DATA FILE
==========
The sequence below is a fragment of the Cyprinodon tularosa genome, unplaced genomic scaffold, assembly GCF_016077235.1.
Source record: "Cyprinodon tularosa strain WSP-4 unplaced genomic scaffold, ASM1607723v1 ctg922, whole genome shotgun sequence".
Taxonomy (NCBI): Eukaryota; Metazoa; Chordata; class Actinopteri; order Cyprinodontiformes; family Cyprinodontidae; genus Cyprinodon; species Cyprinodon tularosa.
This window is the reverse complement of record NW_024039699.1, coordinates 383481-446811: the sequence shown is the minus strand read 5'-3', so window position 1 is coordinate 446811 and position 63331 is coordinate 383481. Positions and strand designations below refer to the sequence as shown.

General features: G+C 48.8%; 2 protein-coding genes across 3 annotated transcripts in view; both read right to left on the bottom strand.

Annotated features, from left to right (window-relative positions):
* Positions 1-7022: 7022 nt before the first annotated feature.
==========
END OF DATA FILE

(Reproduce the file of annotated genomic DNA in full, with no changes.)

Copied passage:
The sequence below is a fragment of the Cyprinodon tularosa genome, unplaced genomic scaffold, assembly GCF_016077235.1.
Source record: "Cyprinodon tularosa strain WSP-4 unplaced genomic scaffold, ASM1607723v1 ctg922, whole genome shotgun sequence".
Taxonomy (NCBI): Eukaryota; Metazoa; Chordata; class Actinopteri; order Cyprinodontiformes; family Cyprinodontidae; genus Cyprinodon; species Cyprinodon tularosa.
This window is the reverse complement of record NW_024039699.1, coordinates 383481-446811: the sequence shown is the minus strand read 5'-3', so window position 1 is coordinate 446811 and position 63331 is coordinate 383481. Positions and strand designations below refer to the sequence as shown.

General features: G+C 48.8%; 2 protein-coding genes across 3 annotated transcripts in view; both read right to left on the bottom strand.

Annotated features, from left to right (window-relative positions):
* Positions 1-7022: 7022 nt before the first annotated feature.